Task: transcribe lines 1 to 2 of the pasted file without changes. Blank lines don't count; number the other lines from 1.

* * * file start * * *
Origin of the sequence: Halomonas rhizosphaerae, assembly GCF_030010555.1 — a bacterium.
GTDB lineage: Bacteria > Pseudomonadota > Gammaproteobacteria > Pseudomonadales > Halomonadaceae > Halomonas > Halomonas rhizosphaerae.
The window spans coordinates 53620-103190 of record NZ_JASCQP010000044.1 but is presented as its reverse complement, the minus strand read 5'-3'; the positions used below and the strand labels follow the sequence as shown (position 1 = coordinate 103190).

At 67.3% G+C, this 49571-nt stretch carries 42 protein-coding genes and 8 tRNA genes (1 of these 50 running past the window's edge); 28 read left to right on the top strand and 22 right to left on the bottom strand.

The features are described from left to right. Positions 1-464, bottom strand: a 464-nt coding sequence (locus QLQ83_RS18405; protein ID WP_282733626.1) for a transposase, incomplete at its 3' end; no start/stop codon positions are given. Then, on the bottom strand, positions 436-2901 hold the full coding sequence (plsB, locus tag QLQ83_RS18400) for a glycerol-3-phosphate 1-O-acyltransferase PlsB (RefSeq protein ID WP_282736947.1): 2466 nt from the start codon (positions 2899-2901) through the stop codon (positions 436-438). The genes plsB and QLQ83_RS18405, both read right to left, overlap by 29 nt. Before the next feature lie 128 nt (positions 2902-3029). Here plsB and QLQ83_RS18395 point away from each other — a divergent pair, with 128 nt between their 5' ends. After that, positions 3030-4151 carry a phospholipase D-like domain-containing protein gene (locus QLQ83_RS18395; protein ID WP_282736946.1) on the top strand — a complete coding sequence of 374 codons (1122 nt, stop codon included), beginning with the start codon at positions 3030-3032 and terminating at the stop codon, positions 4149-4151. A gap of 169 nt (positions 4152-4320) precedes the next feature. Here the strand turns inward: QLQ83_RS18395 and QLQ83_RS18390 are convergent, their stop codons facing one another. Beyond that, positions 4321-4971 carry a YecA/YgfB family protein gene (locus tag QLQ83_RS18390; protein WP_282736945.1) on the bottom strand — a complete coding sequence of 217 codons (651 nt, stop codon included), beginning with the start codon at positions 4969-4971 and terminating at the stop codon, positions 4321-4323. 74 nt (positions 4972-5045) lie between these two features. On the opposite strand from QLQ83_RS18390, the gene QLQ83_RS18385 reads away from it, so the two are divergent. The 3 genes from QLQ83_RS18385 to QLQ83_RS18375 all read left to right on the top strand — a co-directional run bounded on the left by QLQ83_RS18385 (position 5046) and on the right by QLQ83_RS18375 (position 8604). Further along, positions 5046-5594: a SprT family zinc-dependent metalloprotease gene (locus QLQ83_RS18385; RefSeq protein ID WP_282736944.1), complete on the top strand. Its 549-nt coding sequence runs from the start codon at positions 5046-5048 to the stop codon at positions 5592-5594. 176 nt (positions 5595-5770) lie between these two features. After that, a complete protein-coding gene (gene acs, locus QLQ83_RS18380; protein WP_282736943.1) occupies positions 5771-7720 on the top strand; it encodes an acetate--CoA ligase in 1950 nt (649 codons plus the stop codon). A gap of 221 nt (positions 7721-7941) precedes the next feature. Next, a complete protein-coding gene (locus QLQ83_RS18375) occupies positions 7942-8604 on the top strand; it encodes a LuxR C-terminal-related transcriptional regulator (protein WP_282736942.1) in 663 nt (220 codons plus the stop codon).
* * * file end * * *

Origin of the sequence: Halomonas rhizosphaerae, assembly GCF_030010555.1 — a bacterium.
GTDB lineage: Bacteria > Pseudomonadota > Gammaproteobacteria > Pseudomonadales > Halomonadaceae > Halomonas > Halomonas rhizosphaerae.